The family of a man who lived at a Hamilton long-term care home are speaking out about their battle with the facility to allow them to be considered essential visitors before his death.
Sisters Sandie Berenger and Janet Volkes say Heritage Green Nursing Home in Stoney Creek threw “unnecessary” hurdles in their way as they tried to visit their father even though they’d been designated his caregivers.
“They just kept putting out roadblocks trying to control who came in,” said Volkes.
Berenger was the power of attorney for their father, Norman Hoar, and wrote to Heritage Green that she and Volkes were his essential caregivers. She emailed the director of care and submitted a printout of the note to the home’s front desk.
Both sisters, who sit on the home’s family council, got COVID-19 tests per provincial guidelines, and after receiving results, Volkes called Heritage Green to book a visit. She says she was passed on to someone else to book a 30-minute lobby visit instead of one in her father’s room. Volkes went ahead with the visit Nov. 1, intending to followup for essential visitor status afterward. It ended up being her last visit.
Heritage Green administrator Scott Kozachenko did not respond to multiple email and telephone requests for an interview.
The Spectator previously reported about Berenger, Volkes and their father when Hamilton’s first COVID-19 outbreak was announced at the home in March. At the time, family members of residents and the union representing workers were concerned about a lack of communication about its spread.
Their fight for access began in October, after the Ontario government updated its visitor policy for long-term care homes in September. Previously, during the first wave, an “essential visitor” was defined as someone “performing essential support services or a person visiting a very ill or palliative resident.” The province clarified that that included family caregivers.
Under the policy, residents in long-term care or their substitute decision-makers can designate up to two caregivers who can visit residents any time without time limits, subject to direction from the local public health unit. As of Nov. 23, when Hamilton entered the red zone, the province requires essential caregivers to be tested weekly for COVID-19 and show proof of a negative test result before visiting.
Jacqueline Durlov, a city communications officer, said long-term care facilities can introduce more restrictions than what the province requires to ensure safety.
“It’s really the facility’s responsibility to provide the safest environment for their residents,” she said.
Heritage Green did not respond to questions about their essential visitor policies.
Volkes says when she followed up with Heritage Green’s administration after her lobby visit, she was told the home would hold a conference call to discuss policies with her first.
“I just see it as a big stalling tactic,” said Volkes. “I had gotten to the point that if this had gone on any further, I was going to hire a lawyer.”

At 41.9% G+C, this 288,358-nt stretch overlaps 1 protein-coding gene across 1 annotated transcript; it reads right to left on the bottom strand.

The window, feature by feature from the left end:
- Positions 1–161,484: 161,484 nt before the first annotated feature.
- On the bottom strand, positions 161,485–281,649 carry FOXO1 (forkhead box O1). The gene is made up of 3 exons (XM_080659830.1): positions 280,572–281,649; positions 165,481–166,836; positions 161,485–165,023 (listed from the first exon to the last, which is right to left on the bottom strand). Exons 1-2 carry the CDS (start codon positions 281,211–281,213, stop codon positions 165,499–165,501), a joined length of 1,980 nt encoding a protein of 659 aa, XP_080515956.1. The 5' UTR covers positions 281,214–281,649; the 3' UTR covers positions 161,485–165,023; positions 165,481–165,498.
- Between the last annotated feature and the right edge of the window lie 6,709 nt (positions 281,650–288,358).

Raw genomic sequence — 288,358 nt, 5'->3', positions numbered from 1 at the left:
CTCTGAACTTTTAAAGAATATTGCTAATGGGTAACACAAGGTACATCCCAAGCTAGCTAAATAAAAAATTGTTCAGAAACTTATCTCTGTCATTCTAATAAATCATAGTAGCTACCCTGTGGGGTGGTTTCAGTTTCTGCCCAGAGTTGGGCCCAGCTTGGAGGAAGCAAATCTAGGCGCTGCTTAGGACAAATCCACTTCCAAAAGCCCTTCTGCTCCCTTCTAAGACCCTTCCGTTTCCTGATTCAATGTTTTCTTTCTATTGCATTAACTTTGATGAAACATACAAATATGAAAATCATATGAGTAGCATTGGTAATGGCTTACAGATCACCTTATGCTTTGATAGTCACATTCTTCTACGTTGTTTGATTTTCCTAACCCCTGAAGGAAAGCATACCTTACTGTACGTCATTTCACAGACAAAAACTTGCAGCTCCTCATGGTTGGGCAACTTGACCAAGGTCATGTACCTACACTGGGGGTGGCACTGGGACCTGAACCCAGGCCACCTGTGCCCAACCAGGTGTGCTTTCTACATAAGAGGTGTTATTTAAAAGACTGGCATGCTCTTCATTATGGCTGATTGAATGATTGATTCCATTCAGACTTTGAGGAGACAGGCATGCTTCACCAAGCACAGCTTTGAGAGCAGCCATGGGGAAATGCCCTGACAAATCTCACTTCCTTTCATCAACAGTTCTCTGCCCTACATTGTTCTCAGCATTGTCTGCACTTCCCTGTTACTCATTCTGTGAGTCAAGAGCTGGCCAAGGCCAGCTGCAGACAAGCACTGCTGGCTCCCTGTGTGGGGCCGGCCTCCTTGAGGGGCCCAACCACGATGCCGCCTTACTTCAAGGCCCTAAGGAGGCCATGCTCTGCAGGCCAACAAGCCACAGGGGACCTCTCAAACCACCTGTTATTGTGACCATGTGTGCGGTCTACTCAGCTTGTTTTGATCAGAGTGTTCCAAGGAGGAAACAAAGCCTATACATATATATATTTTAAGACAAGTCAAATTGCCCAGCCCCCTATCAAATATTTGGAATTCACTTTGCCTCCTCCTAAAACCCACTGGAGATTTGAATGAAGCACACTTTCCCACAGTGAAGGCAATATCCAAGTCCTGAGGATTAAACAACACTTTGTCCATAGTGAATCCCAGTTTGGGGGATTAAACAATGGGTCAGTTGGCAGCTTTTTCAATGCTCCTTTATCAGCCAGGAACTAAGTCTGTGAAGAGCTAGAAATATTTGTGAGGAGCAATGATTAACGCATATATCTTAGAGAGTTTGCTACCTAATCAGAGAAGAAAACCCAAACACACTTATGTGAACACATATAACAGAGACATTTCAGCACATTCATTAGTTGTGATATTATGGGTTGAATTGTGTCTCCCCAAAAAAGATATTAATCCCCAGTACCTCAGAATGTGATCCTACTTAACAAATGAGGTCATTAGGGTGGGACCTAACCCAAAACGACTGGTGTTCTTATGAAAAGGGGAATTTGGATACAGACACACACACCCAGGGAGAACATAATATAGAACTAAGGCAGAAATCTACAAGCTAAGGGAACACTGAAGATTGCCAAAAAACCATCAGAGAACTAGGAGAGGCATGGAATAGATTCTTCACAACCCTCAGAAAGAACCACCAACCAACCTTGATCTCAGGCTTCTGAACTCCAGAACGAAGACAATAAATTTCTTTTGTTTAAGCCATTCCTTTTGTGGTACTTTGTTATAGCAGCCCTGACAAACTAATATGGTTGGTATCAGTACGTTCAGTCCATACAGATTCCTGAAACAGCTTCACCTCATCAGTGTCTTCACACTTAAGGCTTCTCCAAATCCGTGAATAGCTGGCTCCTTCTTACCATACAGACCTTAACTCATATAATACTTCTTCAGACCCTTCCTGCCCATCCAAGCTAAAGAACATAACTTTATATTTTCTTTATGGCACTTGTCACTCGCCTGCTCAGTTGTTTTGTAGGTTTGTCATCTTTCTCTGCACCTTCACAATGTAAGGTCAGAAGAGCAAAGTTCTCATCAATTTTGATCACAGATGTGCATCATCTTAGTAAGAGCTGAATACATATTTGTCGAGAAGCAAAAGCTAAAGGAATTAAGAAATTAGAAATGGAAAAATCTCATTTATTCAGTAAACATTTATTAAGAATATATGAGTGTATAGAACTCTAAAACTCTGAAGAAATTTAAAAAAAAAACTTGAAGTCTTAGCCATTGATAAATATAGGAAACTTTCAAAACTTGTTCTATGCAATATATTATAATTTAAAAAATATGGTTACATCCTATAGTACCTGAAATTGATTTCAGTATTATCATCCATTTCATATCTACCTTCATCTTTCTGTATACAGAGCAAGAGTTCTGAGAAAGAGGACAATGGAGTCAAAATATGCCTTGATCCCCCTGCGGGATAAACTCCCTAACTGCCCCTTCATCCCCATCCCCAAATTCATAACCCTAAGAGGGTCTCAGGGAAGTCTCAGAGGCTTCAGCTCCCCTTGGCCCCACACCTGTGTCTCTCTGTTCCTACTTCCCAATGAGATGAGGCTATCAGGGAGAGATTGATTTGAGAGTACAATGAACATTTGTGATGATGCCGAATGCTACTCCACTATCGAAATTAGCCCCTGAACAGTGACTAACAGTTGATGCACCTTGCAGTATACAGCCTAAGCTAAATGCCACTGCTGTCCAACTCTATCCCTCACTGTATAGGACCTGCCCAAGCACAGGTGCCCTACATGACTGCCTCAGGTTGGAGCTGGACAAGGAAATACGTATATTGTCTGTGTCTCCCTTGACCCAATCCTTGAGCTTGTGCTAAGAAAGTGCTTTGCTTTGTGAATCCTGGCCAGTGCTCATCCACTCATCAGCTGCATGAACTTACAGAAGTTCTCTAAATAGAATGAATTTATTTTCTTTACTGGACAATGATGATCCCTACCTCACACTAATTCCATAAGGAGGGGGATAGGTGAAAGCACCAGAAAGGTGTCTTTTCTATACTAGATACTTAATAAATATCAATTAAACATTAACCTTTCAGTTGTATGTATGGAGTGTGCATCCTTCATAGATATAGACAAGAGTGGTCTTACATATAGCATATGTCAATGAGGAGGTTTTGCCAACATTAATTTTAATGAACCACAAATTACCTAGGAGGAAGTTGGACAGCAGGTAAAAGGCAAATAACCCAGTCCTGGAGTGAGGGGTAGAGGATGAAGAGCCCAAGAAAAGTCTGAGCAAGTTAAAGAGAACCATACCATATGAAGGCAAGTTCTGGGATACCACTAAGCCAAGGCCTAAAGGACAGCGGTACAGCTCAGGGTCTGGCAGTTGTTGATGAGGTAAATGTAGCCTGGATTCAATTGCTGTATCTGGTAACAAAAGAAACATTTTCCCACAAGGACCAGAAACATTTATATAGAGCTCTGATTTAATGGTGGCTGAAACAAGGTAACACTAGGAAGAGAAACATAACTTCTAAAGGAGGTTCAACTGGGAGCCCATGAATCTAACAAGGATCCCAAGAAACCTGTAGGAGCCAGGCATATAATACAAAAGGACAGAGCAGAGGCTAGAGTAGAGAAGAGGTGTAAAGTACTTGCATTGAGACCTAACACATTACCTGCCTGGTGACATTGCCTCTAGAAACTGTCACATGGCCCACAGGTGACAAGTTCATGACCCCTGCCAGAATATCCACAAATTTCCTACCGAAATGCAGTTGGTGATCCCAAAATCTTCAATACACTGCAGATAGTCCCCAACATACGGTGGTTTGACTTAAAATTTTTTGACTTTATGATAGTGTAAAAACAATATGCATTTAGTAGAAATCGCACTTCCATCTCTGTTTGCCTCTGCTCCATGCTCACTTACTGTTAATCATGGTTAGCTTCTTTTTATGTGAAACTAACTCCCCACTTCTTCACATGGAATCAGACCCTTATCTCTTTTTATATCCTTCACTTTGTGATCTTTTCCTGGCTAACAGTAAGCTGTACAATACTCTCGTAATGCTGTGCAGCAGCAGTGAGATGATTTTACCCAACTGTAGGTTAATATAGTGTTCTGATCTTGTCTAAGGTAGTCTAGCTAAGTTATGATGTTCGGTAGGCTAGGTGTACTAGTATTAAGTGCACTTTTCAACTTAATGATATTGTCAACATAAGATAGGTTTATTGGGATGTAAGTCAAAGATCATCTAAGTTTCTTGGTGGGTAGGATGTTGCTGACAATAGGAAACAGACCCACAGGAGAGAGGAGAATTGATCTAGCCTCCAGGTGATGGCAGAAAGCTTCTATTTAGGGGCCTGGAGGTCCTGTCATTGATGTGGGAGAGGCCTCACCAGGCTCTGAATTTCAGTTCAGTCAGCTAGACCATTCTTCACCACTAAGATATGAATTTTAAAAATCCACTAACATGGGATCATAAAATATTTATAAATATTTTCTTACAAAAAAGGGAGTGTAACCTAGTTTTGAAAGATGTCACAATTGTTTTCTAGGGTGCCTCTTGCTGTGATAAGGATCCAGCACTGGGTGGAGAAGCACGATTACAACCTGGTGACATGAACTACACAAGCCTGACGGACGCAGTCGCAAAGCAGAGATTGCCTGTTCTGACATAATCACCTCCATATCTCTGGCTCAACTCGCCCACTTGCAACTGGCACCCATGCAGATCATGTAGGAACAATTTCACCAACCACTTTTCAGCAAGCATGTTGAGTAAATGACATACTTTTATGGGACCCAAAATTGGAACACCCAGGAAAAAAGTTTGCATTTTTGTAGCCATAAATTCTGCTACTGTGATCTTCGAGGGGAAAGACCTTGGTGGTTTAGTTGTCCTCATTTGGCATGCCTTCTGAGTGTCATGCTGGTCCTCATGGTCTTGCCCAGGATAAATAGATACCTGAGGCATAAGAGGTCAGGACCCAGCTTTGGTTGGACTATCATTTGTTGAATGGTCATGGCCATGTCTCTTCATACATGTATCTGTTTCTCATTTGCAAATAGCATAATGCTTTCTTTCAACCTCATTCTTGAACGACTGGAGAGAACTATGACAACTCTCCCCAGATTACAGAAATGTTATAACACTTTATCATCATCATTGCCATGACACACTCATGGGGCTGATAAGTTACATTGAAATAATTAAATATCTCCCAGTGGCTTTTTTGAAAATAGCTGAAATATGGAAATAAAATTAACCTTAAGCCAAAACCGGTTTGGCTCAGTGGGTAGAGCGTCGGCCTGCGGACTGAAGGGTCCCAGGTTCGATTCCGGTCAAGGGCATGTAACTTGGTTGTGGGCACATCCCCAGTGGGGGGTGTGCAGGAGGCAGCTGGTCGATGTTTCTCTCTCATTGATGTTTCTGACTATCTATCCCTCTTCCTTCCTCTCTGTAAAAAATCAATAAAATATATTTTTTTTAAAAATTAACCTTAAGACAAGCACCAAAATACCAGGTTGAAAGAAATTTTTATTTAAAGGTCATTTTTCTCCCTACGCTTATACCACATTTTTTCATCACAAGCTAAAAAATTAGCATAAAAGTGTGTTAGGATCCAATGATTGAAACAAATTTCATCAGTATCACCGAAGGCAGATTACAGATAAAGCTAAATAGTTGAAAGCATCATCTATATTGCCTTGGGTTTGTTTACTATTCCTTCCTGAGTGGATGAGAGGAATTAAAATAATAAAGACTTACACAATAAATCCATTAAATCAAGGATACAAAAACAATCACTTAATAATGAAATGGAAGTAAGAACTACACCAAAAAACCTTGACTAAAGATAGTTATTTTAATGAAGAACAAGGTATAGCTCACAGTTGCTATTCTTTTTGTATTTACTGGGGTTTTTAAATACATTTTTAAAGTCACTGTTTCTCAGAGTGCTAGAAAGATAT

But a few days later, her father’s condition suddenly became worse. On Nov. 5, he was moved to Juravinski Hospital, where he became palliative. He died the next day.
“It’s been incredibly heartbreaking and stressful,” said Volkes, noting she and her sister visited Hoar in hospital. “They made my life hell unnecessarily.”
As for Berenger, when she called to book an appointment, she says she was asked how she would be caring for her father. She listed off different tasks, including that she was going to tidy out his room for the first time since February. She got in.
“You had to say the right words,” said Berenger.
On her last visit before her father was sent to hospital, Berenger brought her father lunch. After about an hour and a half, she was told to leave because staff were changing shifts.
Berenger said while staff took good care of her father, she feels like she had to prove she was providing essential care to get into the home. She thinks the facility was nervous about COVID-19 entering the home, but doesn’t think it’s fair for families or the residents.
“The long-term care should trust families,” said Berenger. “We’re there to help them. We’re not their enemies.”
In an earlier interview, Dr. Amit Arya said family caregivers provide essential services that reduce the workload of long-term care staff.
“In many circumstances when homes were short-staffed, family caregivers were the glue that tried to hold things together,” said the assistant professor in palliative care at McMaster University. He noted family members often provide hands-on care and, importantly, help relieve isolation.
He added when family members were shut out of long-term care homes in the first wave, residents were left “doubly vulnerable.”
“There weren’t enough staff to look after them and their family wasn’t there either,” Arya said. “People literally suffered and died alone.”
Last month in Toronto, a 90-year-old woman in a retirement home accelerated her application for medically assisted death after her health began a steady decline during the pandemic.
Social isolation and loneliness were already a “serious health risk” for seniors before the pandemic, leading to cognitive decline and a higher risk of infection, falls and mortality, Arya noted. Family members also had to face separation from their loved ones and, in some cases, grieve without closure.
He said visitor policies need to balance all of those risks.
“We cannot make people’s lives only about infection control,” Arya said. “They need to allow family caregivers in.”
Maria Iqbal, Local Journalism Initiative Reporter, The Hamilton Spectator